My first real recruiting role on Elance was for a staffing firm that dealt with a large telecommunications company. I believe the pay was around $15/hr and I was getting to the nitty gritty. On my first day, I found all the people that I needed for the position i was recruiting and email the candidates since they were tech positions. On the next day, my supervisor asked me to call the tech candidates. At that moment, I was screwed. I was not afraid to make a phone call; I did not have sufficient background information of the positions I’m recruiting for. I knew tech people do not want to hear the duties and responsibilities; they want to know what do you have that excites them. They gave me no information except the job description. I remember one candidate who had this voicemail:
Sorry, I can’t come to the phone right now. If you’re relative or friend, please leave a message. If you’re a recruiter, you can email your job description and details. The email is in my resume.
I was only there for a week and I’m back to square one. Although these were short-term jobs, I thought I had some momentum to land a long-term job. In May and June, I had nothing going on. I tried to bid on recruiting proposals, but most of the proposals asked freelancers if you have a “Careerbuilder, Monster, and/or Dice account.” So, the companies want the freelancers, who spend at least $2000 just to search resumes AND pay them between $9-15/hr? Yeah…
Anyway, it was in July that I had my first real break. Someone accepted my proposal to be a recruiting assistant for $9.00/hr. I was going to work for a staffing firm in Houston that deals with engineering.
Be honest, Tracy; did you had to recruit for the oil & gas industry?
Yes I did and I felt guilty, but in hindsight, my recruiting helped the oil industry to drop prices for consumers later in the year, so HA!
Seriously, I needed to create a talent pipeline of engineers for the staffing firm’s clients. My supervisor loved what I was doing that I found all these people, although I needed to find their contact information. I knew there is a browser extension to find contact information, but my laptop is six years old and is going to crap out soon.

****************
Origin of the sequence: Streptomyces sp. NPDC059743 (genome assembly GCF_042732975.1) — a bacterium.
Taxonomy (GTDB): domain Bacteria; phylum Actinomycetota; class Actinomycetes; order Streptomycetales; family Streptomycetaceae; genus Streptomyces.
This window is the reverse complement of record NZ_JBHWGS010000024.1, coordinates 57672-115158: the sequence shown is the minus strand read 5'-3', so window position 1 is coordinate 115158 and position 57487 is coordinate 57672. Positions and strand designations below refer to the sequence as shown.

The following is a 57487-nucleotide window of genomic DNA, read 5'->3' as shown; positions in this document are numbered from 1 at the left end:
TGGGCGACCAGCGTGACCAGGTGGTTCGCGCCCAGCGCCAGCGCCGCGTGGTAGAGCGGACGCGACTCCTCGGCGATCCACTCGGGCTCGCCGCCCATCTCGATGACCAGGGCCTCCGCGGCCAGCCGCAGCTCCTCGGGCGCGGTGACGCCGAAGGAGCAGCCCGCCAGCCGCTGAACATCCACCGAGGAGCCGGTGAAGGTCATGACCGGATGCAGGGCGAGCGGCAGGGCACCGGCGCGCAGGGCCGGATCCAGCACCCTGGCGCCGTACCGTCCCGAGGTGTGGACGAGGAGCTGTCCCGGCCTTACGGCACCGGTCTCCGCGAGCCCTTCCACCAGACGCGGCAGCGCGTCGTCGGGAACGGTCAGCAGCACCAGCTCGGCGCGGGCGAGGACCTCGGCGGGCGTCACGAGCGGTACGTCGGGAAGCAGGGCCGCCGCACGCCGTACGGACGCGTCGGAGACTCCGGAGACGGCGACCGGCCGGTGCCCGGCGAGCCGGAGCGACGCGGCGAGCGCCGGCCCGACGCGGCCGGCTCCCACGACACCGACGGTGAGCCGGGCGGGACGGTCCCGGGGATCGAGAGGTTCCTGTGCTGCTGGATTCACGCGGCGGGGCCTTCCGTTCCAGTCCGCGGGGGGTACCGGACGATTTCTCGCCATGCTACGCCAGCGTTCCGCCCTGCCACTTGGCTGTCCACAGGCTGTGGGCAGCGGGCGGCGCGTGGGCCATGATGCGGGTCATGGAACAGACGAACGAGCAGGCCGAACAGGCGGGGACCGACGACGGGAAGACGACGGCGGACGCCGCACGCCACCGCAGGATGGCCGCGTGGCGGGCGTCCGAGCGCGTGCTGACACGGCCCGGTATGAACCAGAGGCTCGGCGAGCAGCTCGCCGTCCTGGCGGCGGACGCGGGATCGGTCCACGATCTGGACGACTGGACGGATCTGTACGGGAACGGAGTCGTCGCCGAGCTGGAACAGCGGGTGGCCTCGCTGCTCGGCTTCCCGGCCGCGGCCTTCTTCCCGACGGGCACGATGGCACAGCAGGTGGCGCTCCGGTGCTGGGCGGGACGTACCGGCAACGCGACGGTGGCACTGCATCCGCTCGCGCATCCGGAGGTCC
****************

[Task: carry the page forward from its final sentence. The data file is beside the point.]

Although the pay was low, it was my only streaming revenue and I was doing the job. For that, I thank Sandi Cole for giving me the opportunity to help her. Although it was my only revenue stream, it was not enough to cover my debt. Then came September.
September basically summarizes my whole two years. I had a lot of fun times with being fan of the game, in the Starting Nine, and had dinner with Mike Rizzo. Towards the middle of the month, I came to a realization that I needed a second job. It was on my birthday, I got a call from BroadPath that they wanted me to source for their open enrollment period. Two days later I join. Then, I had a freelancing offer from one of my friends to recruit for two positions. In nine months of 2014, I had a singular job that paid me pennies. In the two days, I had two decent (good, in my part) paid jobs. I knew I had to work my butt off to get even an extended offer. I knew the freelancer job was temporary because the company is that small, but BroadPath was where the potential was at.